From Green Right Now Reports
The surprising answer: About $25,000 for American car buyers after federal tax credits.
Last week, Nissan said it will offer the LEAF for $32,780 in the United States. With a $7,500 federal tax credit, the net price drops to $25,280, making it very competitive with Toyota’s popular Prius hybrid.
“Expense has been a challenge for the electric-vehicle market,” said Toshiyuki Shiga, Nissan’s chief operating officer. “We want to mass market our cars, so our goal was to sell them at an affordable price.”
In addition, the manufacturer has abandoned plans to lease the vehicle’s battery separately, eliminating yet another cost that may have alienated potential buyers.
Until now, all-electric vehicles have been best known for high prices and low volume sales. At the moment, the only pure electric car on the market is the $109,000 Tesla Roadster. In setting the price for LEAF, Nissan sized up what it believed to the competition, in particular the Prius, which carries a base price of just under $23,000.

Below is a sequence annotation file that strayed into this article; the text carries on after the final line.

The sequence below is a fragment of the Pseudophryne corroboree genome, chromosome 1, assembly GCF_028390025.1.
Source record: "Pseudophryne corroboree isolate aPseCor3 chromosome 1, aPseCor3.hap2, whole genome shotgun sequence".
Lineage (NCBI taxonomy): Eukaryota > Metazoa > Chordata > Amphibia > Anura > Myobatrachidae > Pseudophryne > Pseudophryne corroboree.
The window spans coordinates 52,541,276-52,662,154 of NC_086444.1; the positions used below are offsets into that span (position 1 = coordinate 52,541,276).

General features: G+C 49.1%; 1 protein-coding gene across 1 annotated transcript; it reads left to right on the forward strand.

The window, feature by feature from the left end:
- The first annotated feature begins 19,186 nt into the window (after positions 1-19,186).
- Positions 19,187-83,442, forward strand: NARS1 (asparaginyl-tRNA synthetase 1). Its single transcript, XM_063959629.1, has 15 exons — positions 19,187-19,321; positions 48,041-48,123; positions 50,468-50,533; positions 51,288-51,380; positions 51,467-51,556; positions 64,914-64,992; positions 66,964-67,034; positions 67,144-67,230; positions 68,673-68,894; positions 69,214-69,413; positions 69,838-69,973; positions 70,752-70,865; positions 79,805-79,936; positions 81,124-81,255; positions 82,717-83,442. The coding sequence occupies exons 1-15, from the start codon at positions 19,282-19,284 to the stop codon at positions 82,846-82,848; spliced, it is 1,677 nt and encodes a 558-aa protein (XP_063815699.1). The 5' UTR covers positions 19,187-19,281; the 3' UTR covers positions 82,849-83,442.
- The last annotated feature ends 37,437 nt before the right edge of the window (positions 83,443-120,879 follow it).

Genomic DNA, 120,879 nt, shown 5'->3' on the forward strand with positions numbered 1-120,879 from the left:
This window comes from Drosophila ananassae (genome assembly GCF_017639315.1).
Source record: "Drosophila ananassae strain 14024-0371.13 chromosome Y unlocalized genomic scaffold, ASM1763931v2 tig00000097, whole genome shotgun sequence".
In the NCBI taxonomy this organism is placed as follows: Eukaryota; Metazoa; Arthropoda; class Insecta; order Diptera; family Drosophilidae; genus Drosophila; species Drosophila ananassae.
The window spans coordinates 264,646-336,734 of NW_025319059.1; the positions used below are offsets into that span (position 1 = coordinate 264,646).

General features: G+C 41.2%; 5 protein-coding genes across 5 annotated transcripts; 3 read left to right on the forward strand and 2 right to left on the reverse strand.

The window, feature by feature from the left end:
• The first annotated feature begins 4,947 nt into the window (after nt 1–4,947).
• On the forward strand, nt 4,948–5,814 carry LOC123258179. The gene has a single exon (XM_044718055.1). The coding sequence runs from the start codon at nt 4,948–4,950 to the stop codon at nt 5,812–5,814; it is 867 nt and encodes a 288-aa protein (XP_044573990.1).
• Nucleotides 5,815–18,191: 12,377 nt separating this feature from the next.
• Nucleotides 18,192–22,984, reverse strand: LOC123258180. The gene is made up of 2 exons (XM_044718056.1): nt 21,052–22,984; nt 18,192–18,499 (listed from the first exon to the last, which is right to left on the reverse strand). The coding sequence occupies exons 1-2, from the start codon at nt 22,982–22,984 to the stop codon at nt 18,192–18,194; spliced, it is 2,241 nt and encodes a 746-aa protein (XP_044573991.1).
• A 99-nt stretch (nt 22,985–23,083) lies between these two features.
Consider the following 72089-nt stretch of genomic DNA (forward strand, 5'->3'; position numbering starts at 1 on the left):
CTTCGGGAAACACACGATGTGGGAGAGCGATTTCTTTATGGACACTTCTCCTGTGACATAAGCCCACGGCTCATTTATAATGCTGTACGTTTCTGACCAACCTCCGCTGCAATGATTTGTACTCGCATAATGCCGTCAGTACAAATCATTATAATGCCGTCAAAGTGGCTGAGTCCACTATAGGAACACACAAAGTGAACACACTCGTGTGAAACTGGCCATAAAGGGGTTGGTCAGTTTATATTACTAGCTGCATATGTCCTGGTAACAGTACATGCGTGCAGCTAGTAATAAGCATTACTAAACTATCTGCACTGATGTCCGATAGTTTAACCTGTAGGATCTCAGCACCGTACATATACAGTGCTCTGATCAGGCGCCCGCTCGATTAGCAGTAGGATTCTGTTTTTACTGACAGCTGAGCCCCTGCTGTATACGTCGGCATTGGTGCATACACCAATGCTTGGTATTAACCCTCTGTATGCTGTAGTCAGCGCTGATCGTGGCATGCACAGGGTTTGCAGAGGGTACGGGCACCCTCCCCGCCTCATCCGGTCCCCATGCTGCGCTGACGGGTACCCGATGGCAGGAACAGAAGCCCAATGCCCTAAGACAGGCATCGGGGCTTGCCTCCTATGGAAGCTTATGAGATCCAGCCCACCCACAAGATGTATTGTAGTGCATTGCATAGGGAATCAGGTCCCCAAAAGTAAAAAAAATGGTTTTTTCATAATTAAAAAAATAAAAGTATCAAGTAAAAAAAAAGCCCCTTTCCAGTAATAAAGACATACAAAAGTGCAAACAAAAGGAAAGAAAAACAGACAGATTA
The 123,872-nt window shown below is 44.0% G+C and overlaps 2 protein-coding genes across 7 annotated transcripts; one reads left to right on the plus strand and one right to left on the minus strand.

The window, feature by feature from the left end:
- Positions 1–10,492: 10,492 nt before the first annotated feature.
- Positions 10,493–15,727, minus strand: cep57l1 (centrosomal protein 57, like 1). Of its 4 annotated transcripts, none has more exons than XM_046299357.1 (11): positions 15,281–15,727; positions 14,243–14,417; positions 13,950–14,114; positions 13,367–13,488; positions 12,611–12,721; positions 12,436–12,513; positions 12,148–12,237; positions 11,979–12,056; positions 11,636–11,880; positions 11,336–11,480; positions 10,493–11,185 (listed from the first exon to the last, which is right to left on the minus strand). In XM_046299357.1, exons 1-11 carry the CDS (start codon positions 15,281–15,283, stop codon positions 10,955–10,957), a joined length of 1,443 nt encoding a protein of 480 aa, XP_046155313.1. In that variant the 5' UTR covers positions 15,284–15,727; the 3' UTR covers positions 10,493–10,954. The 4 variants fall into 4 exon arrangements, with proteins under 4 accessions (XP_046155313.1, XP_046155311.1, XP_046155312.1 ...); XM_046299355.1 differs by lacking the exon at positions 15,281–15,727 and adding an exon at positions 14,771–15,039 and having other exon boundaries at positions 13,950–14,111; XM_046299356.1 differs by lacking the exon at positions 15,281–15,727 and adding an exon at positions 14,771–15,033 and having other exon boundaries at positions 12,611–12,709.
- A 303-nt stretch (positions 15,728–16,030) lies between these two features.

“Price is important. It’s one of the favorite questions we’ve gotten over the past few months,” said Trisha Jung, director of EV marketing for Nissan North America. “We know consumers care about that.”
Nissan’s announcement no doubt raised a few eyebrows at Chevrolet, which has yet to reveal the price on its own entry into the EV market, the Volt. General Motors has floated price estimates approaching $40,000 for Volt, which also will be eligible for federal incentives.
Volt is expected to have a range of about 40 miles before a gasoline engine kicks in to keep the battery charged. LEAF, which doesn’t have such a backup feature, is projected to get about 100 miles on a full charge.
Both are expected to reach the U.S. market later this year.